Perudo (Liar's Dice) Review

Perudo - Liar's Dice, cleanup after play

One of my favorite party games that I'm glad to get to tell you about is Perudo (also know as "Liar's Dice").

In Perudo, each player starts with five dice and a cup (to keep their dice secret). Each round starts with all of the players rolling their dice. Whoever lost a die most recently (first round, just pick someone randomly) starts the round. They must bid how many dice they think have been rolled among all of the available dice. For example, they may bid "five 4's", which means that they think that there are at least five dice showing the number four among all of the players' dice. To add to the fun, one's (or ace's) are wild and count as any number. Now the next player must either increase the number on the die (and keep the number of dice at least the same), or they can increase the number of dice (so, in our previous example, both "five 5's" and "six 2's" are legal bids, but "four 6's" is not); or they can "call" the player before them, if they do not think that their bid is correct. Once someone is "called", all players reveal their dice. If the necessary dice were rolled, then whoever called them loses a die; otherwise, the person who made the bid loses a die. There are some other special rules when a single player gets down to one die, and for how to bid on ace's, but this is the bulk of the gameplay. Play continues like this until only one player has any dice left.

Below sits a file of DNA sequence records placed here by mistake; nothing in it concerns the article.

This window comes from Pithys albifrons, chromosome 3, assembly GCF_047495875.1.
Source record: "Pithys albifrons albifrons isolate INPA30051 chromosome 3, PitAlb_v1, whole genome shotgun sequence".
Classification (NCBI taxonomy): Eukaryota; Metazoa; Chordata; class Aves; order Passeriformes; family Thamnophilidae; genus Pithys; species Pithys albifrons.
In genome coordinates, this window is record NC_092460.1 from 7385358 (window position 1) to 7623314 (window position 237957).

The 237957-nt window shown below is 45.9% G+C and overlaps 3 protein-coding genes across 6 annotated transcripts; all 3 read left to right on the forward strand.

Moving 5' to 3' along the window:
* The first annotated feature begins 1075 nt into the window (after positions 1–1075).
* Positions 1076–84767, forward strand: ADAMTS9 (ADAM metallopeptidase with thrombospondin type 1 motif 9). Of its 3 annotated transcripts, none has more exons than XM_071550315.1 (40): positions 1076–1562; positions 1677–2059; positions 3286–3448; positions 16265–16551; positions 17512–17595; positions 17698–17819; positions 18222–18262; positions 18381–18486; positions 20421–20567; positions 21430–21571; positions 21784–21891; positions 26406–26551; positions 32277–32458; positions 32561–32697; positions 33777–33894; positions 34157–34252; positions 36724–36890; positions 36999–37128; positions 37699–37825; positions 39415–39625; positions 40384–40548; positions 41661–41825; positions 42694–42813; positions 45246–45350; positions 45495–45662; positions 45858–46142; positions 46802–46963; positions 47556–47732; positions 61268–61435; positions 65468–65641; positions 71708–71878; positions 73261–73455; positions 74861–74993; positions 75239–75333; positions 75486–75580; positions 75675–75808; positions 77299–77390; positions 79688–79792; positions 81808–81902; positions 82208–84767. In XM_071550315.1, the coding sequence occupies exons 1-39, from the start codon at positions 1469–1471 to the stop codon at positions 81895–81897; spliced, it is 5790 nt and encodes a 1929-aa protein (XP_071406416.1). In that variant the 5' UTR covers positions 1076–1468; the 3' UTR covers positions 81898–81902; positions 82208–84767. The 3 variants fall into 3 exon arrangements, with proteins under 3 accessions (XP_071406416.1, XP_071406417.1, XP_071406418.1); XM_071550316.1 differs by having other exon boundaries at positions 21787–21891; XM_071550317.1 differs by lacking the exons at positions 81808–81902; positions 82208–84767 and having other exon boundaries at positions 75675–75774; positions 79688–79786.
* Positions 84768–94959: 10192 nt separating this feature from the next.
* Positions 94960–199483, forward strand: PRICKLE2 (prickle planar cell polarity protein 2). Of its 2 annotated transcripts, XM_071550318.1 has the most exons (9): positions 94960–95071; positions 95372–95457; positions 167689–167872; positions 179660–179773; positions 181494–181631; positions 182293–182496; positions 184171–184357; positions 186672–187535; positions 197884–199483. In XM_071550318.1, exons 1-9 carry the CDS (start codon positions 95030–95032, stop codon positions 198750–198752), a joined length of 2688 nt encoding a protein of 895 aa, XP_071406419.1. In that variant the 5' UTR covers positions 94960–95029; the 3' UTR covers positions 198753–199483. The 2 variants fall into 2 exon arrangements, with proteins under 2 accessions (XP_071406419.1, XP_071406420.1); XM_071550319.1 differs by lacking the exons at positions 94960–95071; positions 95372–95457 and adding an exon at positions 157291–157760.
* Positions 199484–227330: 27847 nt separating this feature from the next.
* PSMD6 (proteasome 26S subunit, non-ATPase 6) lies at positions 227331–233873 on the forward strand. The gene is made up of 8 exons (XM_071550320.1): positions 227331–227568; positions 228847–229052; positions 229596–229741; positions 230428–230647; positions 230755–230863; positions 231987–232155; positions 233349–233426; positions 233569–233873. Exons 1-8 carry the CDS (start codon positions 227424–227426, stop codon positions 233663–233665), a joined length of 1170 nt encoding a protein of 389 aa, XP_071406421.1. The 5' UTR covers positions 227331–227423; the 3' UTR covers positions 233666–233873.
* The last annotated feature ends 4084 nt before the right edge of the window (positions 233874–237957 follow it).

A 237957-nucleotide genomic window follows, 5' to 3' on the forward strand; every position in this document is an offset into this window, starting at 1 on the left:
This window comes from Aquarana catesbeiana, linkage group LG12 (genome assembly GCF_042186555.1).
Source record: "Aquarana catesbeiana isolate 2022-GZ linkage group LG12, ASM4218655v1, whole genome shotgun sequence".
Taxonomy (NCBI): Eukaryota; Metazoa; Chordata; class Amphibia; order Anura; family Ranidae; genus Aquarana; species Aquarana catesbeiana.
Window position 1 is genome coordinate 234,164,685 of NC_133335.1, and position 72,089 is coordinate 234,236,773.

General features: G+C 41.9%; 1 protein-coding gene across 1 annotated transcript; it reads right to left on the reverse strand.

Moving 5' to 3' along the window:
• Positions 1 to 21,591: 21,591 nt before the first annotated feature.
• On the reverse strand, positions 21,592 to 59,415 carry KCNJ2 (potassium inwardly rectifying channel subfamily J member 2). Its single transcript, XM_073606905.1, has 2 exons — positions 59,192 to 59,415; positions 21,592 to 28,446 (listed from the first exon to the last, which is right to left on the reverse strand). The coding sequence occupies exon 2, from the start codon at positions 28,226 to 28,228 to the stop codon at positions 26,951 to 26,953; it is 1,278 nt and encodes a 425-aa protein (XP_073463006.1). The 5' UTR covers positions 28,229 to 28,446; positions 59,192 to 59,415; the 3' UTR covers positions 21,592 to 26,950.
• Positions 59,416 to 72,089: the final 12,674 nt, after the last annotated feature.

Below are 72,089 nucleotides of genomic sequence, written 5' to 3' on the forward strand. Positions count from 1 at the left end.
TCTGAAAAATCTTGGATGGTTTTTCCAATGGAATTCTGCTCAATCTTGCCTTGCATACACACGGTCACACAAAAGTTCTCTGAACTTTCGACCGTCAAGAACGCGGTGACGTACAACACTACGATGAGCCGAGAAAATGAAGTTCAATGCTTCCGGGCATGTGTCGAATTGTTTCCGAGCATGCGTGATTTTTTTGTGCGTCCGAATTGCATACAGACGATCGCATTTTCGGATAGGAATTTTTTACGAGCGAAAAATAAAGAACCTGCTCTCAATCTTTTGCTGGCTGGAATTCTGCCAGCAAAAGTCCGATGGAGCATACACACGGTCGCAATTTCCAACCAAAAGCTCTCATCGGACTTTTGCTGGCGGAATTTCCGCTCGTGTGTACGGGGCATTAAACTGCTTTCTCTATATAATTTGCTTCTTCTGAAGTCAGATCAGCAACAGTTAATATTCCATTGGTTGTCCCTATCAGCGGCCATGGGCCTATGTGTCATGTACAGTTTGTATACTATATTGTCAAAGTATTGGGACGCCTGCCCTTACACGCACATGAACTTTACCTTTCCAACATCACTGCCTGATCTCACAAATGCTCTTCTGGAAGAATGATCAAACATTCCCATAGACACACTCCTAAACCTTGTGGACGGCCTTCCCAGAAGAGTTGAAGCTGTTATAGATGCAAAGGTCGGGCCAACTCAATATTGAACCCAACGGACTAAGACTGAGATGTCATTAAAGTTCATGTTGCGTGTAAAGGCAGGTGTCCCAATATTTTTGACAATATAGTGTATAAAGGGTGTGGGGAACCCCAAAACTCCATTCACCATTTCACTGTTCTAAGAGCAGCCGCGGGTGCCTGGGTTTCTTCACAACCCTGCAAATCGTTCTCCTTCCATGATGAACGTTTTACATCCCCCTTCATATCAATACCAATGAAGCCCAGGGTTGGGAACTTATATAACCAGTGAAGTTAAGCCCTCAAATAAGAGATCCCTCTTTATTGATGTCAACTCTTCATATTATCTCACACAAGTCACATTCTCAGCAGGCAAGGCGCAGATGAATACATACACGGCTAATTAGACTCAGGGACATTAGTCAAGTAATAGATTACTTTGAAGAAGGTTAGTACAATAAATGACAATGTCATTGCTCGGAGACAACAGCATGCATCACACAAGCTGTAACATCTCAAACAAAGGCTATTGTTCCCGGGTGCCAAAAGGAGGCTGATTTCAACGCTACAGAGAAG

beautfiul Liar's Dice packaging
A beautiful Toys R Us version
The first thing that I love about Perudo is the secret element of the dice. Since any given player never has more than five dice, the players have to completely guess what dice are present. Yes, you can use statistics to guess how many of each die there should be, but statistics always lie to you in Perudo. Because of this, it's great fun to start the game by bidding that there are 10 or more of some number, when you really have no idea. But, with six players (30 dice), 10 is probably a safe bet!

The next thing that I like about Perudo is the mind games that you can play with people in the game. In a big game, your objective is simple - bid so high that the bid will not get back around to you, but just low enough that people will not call you! If I bid on something and five other people bid after me before I am forced to bid again, then this works out really well (after all, you can't lose a die unless you either call somebody or are called). However, the game can be just as fun when you have eliminated everybody but yourself and one opponent. It's a fun bluffing exercise to try to outwit your opponent when you know what dice you have rolled, he knows what he has, and you must still force his hand - and the less dice you each have, the better it gets. If we each have one die left, should I start by bidding "one 2", when I have a five, thinking that he won't call me? If I do, and he changes it to "one 3", should I call him thinking that he is using my same strategy?

The final aspect of Perudo that I like is the social nature of the game. Yes, Perudo requires strategy, but it's not such an all-brain encompassing strategy that you only focus on it, leaving no room for talking. Perudo has quite a lot of banter, laughing, and "ahhhhh!!!" moments (as your opponent outwitted you - or really did roll all five of his dice on the same number). The game is flat out fun to play (pro number four), and at the same time allows players to enjoy each other's company. (Plus, it can be scaled up to as many players as you want if you have extra dice lying around. Though I'd guess at some upper limit it stops being fun.)